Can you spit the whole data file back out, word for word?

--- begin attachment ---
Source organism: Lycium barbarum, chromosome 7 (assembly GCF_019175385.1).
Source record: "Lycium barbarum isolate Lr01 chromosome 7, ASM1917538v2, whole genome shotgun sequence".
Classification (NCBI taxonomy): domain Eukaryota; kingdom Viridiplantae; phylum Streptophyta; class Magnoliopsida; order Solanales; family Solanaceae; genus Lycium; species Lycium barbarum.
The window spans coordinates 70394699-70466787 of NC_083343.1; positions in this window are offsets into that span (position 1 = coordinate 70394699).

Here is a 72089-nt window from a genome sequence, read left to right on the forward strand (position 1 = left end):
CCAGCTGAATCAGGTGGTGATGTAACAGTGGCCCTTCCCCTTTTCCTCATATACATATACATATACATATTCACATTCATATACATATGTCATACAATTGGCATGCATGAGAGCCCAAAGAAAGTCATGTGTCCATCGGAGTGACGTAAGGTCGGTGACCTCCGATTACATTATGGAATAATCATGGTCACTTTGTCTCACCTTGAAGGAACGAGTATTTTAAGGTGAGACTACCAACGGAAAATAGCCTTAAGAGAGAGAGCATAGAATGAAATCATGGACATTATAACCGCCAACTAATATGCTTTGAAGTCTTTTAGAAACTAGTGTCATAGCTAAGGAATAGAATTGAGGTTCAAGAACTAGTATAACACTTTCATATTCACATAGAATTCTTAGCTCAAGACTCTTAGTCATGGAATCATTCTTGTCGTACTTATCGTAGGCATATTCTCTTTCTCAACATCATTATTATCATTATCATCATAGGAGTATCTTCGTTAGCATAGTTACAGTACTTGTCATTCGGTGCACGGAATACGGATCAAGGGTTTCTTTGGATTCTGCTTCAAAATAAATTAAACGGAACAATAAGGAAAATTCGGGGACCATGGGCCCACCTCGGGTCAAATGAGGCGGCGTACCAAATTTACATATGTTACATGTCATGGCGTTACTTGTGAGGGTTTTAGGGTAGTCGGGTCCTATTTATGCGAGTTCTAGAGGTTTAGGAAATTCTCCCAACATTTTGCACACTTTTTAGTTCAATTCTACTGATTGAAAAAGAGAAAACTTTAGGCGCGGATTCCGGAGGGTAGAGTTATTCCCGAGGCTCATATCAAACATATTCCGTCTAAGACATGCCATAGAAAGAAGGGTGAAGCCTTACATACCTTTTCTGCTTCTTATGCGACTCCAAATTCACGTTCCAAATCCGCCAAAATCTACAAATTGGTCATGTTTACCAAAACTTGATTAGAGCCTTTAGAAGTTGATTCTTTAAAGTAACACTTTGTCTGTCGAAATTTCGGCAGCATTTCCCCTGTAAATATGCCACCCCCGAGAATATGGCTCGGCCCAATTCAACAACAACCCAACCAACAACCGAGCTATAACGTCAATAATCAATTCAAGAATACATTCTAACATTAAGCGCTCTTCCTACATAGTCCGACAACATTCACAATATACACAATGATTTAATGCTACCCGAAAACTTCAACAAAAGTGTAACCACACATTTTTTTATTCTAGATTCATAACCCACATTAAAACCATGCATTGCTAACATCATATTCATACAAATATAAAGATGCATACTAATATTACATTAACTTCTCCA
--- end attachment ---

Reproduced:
Source organism: Lycium barbarum, chromosome 7 (assembly GCF_019175385.1).
Source record: "Lycium barbarum isolate Lr01 chromosome 7, ASM1917538v2, whole genome shotgun sequence".
Classification (NCBI taxonomy): domain Eukaryota; kingdom Viridiplantae; phylum Streptophyta; class Magnoliopsida; order Solanales; family Solanaceae; genus Lycium; species Lycium barbarum.
The window spans coordinates 70394699-70466787 of NC_083343.1; positions in this window are offsets into that span (position 1 = coordinate 70394699).

Here is a 72089-nt window from a genome sequence, read left to right on the forward strand (position 1 = left end):
CCAGCTGAATCAGGTGGTGATGTAACAGTGGCCCTTCCCCTTTTCCTCATATACATATACATATACATATTCACATTCATATACATATGTCATACAATTGGCATGCATGAGAGCCCAAAGAAAGTCATGTGTCCATCGGAGTGACGTAAGGTCGGTGACCTCCGATTACATTATGGAATAATCATGGTCACTTTGTCTCACCTTGAAGGAACGAGTATTTTAAGGTGAGACTACCAACGGAAAATAGCCTTAAGAGAGAGAGCATAGAATGAAATCATGGACATTATAACCGCCAACTAATATGCTTTGAAGTCTTTTAGAAACTAGTGTCATAGCTAAGGAATAGAATTGAGGTTCAAGAACTAGTATAACACTTTCATATTCACATAGAATTCTTAGCTCAAGACTCTTAGTCATGGAATCATTCTTGTCGTACTTATCGTAGGCATATTCTCTTTCTCAACATCATTATTATCATTATCATCATAGGAGTATCTTCGTTAGCATAGTTACAGTACTTGTCATTCGGTGCACGGAATACGGATCAAGGGTTTCTTTGGATTCTGCTTCAAAATAAATTAAACGGAACAATAAGGAAAATTCGGGGACCATGGGCCCACCTCGGGTCAAATGAGGCGGCGTACCAAATTTACATATGTTACATGTCATGGCGTTACTTGTGAGGGTTTTAGGGTAGTCGGGTCCTATTTATGCGAGTTCTAGAGGTTTAGGAAATTCTCCCAACATTTTGCACACTTTTTAGTTCAATTCTACTGATTGAAAAAGAGAAAACTTTAGGCGCGGATTCCGGAGGGTAGAGTTATTCCCGAGGCTCATATCAAACATATTCCGTCTAAGACATGCCATAGAAAGAAGGGTGAAGCCTTACATACCTTTTCTGCTTCTTATGCGACTCCAAATTCACGTTCCAAATCCGCCAAAATCTACAAATTGGTCATGTTTACCAAAACTTGATTAGAGCCTTTAGAAGTTGATTCTTTAAAGTAACACTTTGTCTGTCGAAATTTCGGCAGCATTTCCCCTGTAAATATGCCACCCCCGAGAATATGGCTCGGCCCAATTCAACAACAACCCAACCAACAACCGAGCTATAACGTCAATAATCAATTCAAGAATACATTCTAACATTAAGCGCTCTTCCTACATAGTCCGACAACATTCACAATATACACAATGATTTAATGCTACCCGAAAACTTCAACAAAAGTGTAACCACACATTTTTTTATTCTAGATTCATAACCCACATTAAAACCATGCATTGCTAACATCATATTCATACAAATATAAAGATGCATACTAATATTACATTAACTTCTCCA